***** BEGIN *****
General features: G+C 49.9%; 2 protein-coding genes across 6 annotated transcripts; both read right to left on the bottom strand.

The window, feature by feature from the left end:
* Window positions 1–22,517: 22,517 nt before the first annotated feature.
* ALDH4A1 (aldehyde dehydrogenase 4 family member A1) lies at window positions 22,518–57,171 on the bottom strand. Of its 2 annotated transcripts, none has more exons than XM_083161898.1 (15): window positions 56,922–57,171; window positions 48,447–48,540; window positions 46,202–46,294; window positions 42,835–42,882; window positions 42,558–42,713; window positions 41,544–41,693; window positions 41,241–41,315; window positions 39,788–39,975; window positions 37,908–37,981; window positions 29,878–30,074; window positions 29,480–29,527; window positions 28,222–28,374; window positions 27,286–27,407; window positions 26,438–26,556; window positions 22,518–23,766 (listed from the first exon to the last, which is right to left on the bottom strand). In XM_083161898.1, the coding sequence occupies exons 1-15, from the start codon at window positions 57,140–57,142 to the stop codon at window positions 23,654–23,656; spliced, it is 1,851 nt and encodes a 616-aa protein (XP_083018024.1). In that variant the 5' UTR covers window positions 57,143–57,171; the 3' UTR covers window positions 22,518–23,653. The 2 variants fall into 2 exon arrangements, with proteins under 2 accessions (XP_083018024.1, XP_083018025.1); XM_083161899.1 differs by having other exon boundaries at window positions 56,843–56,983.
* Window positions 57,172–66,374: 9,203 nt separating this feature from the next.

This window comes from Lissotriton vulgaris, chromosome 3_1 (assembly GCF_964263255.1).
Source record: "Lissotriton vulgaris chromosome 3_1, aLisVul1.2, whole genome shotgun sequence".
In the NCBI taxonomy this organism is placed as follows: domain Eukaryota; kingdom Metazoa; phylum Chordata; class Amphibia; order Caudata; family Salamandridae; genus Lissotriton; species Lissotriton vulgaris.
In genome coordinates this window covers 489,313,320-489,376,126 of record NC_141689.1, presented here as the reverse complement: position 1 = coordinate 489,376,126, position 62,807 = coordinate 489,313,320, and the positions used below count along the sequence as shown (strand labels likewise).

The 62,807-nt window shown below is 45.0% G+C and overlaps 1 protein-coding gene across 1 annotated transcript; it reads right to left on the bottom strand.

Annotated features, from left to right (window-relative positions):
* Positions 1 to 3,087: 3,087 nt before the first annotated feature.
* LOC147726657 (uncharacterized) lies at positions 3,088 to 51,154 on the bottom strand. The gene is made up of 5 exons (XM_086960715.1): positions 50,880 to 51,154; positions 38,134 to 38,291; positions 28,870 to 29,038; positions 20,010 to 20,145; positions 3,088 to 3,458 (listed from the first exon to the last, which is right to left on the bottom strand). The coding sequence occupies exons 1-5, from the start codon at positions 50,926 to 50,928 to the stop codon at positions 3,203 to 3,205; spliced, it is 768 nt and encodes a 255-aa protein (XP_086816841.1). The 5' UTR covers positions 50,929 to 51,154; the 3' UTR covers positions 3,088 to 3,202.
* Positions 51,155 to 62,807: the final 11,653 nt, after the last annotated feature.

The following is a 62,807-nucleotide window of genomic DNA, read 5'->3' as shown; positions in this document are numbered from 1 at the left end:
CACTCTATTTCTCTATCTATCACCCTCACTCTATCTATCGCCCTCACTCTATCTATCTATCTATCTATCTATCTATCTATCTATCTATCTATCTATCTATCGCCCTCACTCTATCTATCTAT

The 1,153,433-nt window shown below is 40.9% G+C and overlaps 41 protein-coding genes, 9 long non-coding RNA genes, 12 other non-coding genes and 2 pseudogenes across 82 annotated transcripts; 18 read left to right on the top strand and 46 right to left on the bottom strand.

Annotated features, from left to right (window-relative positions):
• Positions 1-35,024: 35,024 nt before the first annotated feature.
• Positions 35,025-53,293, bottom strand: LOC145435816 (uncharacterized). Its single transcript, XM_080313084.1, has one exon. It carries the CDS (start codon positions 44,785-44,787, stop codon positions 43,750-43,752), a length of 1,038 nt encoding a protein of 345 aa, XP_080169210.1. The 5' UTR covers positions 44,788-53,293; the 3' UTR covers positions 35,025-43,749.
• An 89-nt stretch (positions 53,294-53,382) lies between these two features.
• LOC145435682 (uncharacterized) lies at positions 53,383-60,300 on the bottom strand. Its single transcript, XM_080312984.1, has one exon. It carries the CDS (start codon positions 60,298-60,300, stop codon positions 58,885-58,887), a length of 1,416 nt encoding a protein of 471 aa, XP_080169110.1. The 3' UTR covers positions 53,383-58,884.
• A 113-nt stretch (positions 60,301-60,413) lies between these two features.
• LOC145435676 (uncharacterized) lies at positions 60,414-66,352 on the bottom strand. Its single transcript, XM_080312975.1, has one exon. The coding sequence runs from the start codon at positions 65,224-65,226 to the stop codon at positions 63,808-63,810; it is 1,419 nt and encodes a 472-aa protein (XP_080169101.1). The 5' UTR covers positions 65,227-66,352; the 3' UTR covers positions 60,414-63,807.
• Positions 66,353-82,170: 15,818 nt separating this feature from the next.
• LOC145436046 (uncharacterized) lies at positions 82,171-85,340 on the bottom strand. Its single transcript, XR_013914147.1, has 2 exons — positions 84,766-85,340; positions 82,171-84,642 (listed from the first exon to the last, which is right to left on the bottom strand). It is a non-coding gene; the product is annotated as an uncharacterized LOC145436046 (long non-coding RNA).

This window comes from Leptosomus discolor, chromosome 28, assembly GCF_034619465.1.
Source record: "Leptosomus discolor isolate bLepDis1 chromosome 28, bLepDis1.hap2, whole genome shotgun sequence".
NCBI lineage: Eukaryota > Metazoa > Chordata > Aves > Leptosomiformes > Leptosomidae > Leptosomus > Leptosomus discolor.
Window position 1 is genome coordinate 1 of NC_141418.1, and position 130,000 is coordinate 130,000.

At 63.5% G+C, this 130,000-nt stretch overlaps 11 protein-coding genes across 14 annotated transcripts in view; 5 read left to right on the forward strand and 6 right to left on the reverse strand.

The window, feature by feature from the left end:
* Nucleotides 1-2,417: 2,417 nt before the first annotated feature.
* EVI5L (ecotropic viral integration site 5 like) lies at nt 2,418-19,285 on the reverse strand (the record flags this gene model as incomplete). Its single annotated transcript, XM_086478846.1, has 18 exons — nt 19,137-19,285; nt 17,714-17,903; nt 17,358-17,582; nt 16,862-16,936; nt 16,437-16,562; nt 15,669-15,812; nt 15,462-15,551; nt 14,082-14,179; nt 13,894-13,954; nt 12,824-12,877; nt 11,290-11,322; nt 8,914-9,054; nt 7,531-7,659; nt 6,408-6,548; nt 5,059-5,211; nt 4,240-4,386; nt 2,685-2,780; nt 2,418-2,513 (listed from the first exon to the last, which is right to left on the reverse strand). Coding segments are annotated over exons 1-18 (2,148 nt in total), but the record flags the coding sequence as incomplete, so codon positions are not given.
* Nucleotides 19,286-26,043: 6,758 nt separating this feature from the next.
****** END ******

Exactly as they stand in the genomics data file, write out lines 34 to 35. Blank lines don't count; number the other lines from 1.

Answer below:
* EVI5L (ecotropic viral integration site 5 like) lies at nt 2,418-19,285 on the reverse strand (the record flags this gene model as incomplete). Its single annotated transcript, XM_086478846.1, has 18 exons — nt 19,137-19,285; nt 17,714-17,903; nt 17,358-17,582; nt 16,862-16,936; nt 16,437-16,562; nt 15,669-15,812; nt 15,462-15,551; nt 14,082-14,179; nt 13,894-13,954; nt 12,824-12,877; nt 11,290-11,322; nt 8,914-9,054; nt 7,531-7,659; nt 6,408-6,548; nt 5,059-5,211; nt 4,240-4,386; nt 2,685-2,780; nt 2,418-2,513 (listed from the first exon to the last, which is right to left on the reverse strand). Coding segments are annotated over exons 1-18 (2,148 nt in total), but the record flags the coding sequence as incomplete, so codon positions are not given.
* Nucleotides 19,286-26,043: 6,758 nt separating this feature from the next.